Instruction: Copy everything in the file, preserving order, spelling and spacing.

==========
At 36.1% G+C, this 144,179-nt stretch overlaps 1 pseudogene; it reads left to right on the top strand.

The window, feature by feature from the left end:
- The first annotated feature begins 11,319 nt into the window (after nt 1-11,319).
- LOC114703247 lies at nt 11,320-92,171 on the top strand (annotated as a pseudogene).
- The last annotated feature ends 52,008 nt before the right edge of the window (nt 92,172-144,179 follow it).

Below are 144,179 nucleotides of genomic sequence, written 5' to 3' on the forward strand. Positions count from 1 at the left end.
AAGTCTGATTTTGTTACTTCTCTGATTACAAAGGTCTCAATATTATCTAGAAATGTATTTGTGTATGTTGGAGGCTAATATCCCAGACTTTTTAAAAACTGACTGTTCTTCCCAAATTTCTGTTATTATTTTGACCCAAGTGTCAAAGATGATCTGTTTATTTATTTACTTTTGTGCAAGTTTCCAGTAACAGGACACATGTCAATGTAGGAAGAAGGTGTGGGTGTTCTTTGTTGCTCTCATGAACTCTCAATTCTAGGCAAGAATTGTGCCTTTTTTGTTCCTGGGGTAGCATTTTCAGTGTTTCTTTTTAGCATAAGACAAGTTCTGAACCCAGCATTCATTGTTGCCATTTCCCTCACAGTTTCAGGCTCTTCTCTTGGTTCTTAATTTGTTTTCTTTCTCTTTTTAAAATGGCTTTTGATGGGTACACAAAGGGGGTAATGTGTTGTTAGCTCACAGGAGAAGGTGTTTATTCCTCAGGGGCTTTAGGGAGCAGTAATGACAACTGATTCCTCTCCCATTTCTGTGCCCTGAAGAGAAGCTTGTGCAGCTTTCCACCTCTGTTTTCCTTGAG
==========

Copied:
At 36.1% G+C, this 144,179-nt stretch overlaps 1 pseudogene; it reads left to right on the top strand.

The window, feature by feature from the left end:
- The first annotated feature begins 11,319 nt into the window (after nt 1-11,319).
- LOC114703247 lies at nt 11,320-92,171 on the top strand (annotated as a pseudogene).
- The last annotated feature ends 52,008 nt before the right edge of the window (nt 92,172-144,179 follow it).

Below are 144,179 nucleotides of genomic sequence, written 5' to 3' on the forward strand. Positions count from 1 at the left end.
AAGTCTGATTTTGTTACTTCTCTGATTACAAAGGTCTCAATATTATCTAGAAATGTATTTGTGTATGTTGGAGGCTAATATCCCAGACTTTTTAAAAACTGACTGTTCTTCCCAAATTTCTGTTATTATTTTGACCCAAGTGTCAAAGATGATCTGTTTATTTATTTACTTTTGTGCAAGTTTCCAGTAACAGGACACATGTCAATGTAGGAAGAAGGTGTGGGTGTTCTTTGTTGCTCTCATGAACTCTCAATTCTAGGCAAGAATTGTGCCTTTTTTGTTCCTGGGGTAGCATTTTCAGTGTTTCTTTTTAGCATAAGACAAGTTCTGAACCCAGCATTCATTGTTGCCATTTCCCTCACAGTTTCAGGCTCTTCTCTTGGTTCTTAATTTGTTTTCTTTCTCTTTTTAAAATGGCTTTTGATGGGTACACAAAGGGGGTAATGTGTTGTTAGCTCACAGGAGAAGGTGTTTATTCCTCAGGGGCTTTAGGGAGCAGTAATGACAACTGATTCCTCTCCCATTTCTGTGCCCTGAAGAGAAGCTTGTGCAGCTTTCCACCTCTGTTTTCCTTGAG